YouTube’s Smriti Sinha and Maddy Buxton surmise:
“In 2023, thanks to the availability of advanced tech tools, fans have a more active role in shaping culture than ever. Fandom is more layered, and it’s shifting not only how people experience and participate in video culture but how they perceive their role.”
Umm, OK. The availability of advanced tech tools is certainly a factor.
But this first trend has been hiding in plain sight for years. According to Tubular Labs data:
- In 2014, 12.8 million creators uploaded 159 million YouTube videos, which got 4.0 trillion views.
- In 2015, 14.8 million creators uploaded 194 million YouTube videos, which got 5.1 trillion views.
- In 2016, 18.1 million creators uploaded 251 million YouTube videos, which got 7.2 trillion views.
- In 2017, 19.8 million creators uploaded 334 million YouTube videos, which got 10.4 trillion views.
- In 2018, 18.4 million creators uploaded 355 million YouTube videos, which got 11.8 trillion views.
- In 2019, 16.5 million creators uploaded 336 million YouTube videos, which got 12.2 trillion views.
- In 2020, 14.4 million creators uploaded 381 million YouTube videos, which got 12.7 trillion views.
- In 2021, 13.8 million creators uploaded 479 million YouTube videos, which got 17.6 trillion views.
- In 2022, 16.7 million creators uploaded 732 million YouTube videos, which got 24.6 trillion views.
In other words, the number of creators worldwide has gone up and down over the past decade, but the number of videos they’re uploading to YouTube is now 4.6 times greater, and the number of views they’re getting is now 6.2 times greater.
Did advanced tech tools make producing content daily instead of weekly for millions of YouTube creators easier? Sure. But why bother?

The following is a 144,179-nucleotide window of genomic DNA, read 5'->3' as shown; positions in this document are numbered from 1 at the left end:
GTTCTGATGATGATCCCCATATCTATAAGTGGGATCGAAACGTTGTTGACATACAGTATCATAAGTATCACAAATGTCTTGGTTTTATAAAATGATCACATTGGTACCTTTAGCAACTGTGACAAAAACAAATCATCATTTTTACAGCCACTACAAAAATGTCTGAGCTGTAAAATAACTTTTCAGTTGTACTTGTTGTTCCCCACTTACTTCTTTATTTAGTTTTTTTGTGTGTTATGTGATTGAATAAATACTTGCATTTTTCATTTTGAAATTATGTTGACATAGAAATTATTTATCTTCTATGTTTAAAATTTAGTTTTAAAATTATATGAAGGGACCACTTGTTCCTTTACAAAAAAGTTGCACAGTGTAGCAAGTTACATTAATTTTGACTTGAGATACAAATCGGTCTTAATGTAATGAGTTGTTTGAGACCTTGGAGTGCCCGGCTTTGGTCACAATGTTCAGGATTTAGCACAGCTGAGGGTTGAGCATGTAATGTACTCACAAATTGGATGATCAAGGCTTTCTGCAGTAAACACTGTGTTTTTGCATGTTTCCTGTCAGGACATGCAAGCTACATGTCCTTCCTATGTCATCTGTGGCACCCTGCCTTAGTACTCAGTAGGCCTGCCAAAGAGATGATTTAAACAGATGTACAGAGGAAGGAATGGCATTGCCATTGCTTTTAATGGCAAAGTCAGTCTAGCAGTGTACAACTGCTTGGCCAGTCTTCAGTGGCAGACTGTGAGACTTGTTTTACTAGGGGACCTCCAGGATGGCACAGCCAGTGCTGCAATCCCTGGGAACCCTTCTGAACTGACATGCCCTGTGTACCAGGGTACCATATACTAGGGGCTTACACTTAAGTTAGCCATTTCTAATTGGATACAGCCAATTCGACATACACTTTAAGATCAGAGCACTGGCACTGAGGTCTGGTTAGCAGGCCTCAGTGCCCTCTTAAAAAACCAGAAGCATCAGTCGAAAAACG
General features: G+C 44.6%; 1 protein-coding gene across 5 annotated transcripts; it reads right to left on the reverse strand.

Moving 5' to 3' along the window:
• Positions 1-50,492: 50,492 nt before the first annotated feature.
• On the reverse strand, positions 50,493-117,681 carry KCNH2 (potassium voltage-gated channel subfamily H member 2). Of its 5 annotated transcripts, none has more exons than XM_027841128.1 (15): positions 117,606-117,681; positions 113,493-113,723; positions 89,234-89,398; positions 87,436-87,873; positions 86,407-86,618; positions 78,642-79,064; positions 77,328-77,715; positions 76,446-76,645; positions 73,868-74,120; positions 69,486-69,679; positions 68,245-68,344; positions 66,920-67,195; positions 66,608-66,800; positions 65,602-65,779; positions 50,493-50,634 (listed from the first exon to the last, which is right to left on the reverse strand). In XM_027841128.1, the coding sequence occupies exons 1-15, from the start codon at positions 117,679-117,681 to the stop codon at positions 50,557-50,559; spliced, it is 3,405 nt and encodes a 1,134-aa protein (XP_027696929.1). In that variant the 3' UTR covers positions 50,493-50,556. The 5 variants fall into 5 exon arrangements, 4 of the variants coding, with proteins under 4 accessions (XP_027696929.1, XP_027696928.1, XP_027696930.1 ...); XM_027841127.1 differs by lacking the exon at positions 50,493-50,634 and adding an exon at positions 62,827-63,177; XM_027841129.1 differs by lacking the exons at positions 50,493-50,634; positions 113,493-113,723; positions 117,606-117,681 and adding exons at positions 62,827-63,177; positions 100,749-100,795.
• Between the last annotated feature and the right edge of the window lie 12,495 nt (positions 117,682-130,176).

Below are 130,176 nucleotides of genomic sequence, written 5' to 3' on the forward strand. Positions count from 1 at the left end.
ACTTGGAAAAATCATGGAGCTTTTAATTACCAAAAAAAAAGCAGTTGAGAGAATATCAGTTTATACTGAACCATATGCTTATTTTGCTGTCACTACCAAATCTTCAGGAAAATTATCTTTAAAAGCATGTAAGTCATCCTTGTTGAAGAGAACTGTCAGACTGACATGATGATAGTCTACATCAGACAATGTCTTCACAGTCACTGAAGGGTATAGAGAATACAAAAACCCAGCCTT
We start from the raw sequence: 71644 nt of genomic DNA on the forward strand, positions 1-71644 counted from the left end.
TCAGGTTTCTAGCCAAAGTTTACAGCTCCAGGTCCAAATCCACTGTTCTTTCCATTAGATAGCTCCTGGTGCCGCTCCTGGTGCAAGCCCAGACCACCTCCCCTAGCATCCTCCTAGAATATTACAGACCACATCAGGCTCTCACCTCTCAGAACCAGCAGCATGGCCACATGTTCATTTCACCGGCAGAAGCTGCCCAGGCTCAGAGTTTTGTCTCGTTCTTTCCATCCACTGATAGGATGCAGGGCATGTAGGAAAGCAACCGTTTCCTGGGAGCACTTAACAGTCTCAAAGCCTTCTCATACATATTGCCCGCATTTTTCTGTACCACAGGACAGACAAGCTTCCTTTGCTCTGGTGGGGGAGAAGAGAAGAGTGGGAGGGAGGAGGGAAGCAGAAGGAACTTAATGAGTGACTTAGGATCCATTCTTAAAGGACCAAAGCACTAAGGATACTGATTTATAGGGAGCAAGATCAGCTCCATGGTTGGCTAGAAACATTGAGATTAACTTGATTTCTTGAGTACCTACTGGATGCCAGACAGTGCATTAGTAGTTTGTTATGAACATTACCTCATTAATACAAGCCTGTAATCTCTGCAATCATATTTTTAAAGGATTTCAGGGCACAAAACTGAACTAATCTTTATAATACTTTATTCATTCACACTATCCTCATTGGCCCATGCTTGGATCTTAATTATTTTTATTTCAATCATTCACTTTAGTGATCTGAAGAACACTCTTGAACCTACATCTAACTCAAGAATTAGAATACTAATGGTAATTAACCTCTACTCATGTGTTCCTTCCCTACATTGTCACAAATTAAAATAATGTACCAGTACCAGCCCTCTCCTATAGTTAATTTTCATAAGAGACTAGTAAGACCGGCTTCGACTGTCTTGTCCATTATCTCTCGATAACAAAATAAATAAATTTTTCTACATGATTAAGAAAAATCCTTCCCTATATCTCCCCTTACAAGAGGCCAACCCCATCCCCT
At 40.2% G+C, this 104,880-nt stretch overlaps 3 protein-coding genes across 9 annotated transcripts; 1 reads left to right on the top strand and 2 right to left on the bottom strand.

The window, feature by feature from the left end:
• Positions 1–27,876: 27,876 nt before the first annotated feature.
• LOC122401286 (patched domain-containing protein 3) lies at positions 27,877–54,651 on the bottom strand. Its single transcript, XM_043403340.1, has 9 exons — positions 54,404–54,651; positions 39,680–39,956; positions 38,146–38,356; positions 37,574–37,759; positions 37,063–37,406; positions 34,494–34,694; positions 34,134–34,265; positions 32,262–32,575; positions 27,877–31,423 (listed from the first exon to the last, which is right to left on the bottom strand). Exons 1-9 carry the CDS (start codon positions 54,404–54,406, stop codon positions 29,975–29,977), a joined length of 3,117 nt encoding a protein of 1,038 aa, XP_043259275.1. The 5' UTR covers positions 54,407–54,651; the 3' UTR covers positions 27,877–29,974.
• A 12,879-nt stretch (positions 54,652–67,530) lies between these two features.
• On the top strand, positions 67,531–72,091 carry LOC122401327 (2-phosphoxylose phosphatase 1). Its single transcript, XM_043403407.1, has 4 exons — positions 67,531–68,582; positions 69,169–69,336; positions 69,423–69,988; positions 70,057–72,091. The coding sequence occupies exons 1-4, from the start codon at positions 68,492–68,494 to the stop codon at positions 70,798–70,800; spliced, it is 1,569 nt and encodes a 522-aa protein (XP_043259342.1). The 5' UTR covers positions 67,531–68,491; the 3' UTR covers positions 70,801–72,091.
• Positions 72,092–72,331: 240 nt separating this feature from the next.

Well, YouTube launched its Partners Program in 2007, which lets creators earn ad revenue from video ads that run on their channel.
With YouTube paying out more than $50 billion to creators, artists, and media companies over the last three years, a higher percentage of creators can now turn their side hustles into successful businesses with employees and full-fledged operations.
Oxford Economics estimates that YouTube’s creative ecosystem contributed over $35 billion to the U.S. GDP in 2022 and supported more than 390,000 full-time equivalent U.S. jobs last year.
For example, Hercules Candy is “just a wee little family candy shop that has been in the heart of East Syracuse, NY, since 1910.”
The business, founded by Robert Adrianos and his two brothers, fell on hard times and closed its store doors in 1972. Then, Robert’s grandson, Steve, reopened the business in 1977 and started making and selling candy from his home.
In 2017, the Andrianos family launched the Hercules Candy YouTube channel, which offered viewers a behind-the-scenes look at how treats like strawberry lemonade hard candy were made.
Their mix of long-form videos and live streaming attracted a following of sweet-toothed subscribers, and they saw the demand for their products take off.
The following year, the Andrianos could finally open a storefront, purchase new equipment, and hire additional staff.
More recently, the “wee little family candy shop,” which Steve and Terry Andrianos have run for 46 years, added Shorts to their mix of video content.
And advanced tech tools may accelerate their business growth going forward. But the family candy shop’s growth started in 2017 and was powered by their community of fans, who loved their behind-the-scenes look at how handmade chocolate and hard candy were made.
Since Steve and Terry Andrianos “don’t know how to take anything seriously,” they’d be the first to admit that they aren’t card-carrying members of Gen Z.
And because Steve is “fluent in sarcasm,” he might concede that the availability of advanced tech tools has helped their business. That is, if you consider their gas-fueled candy stove as an advanced version of his grandfather’s coal stone.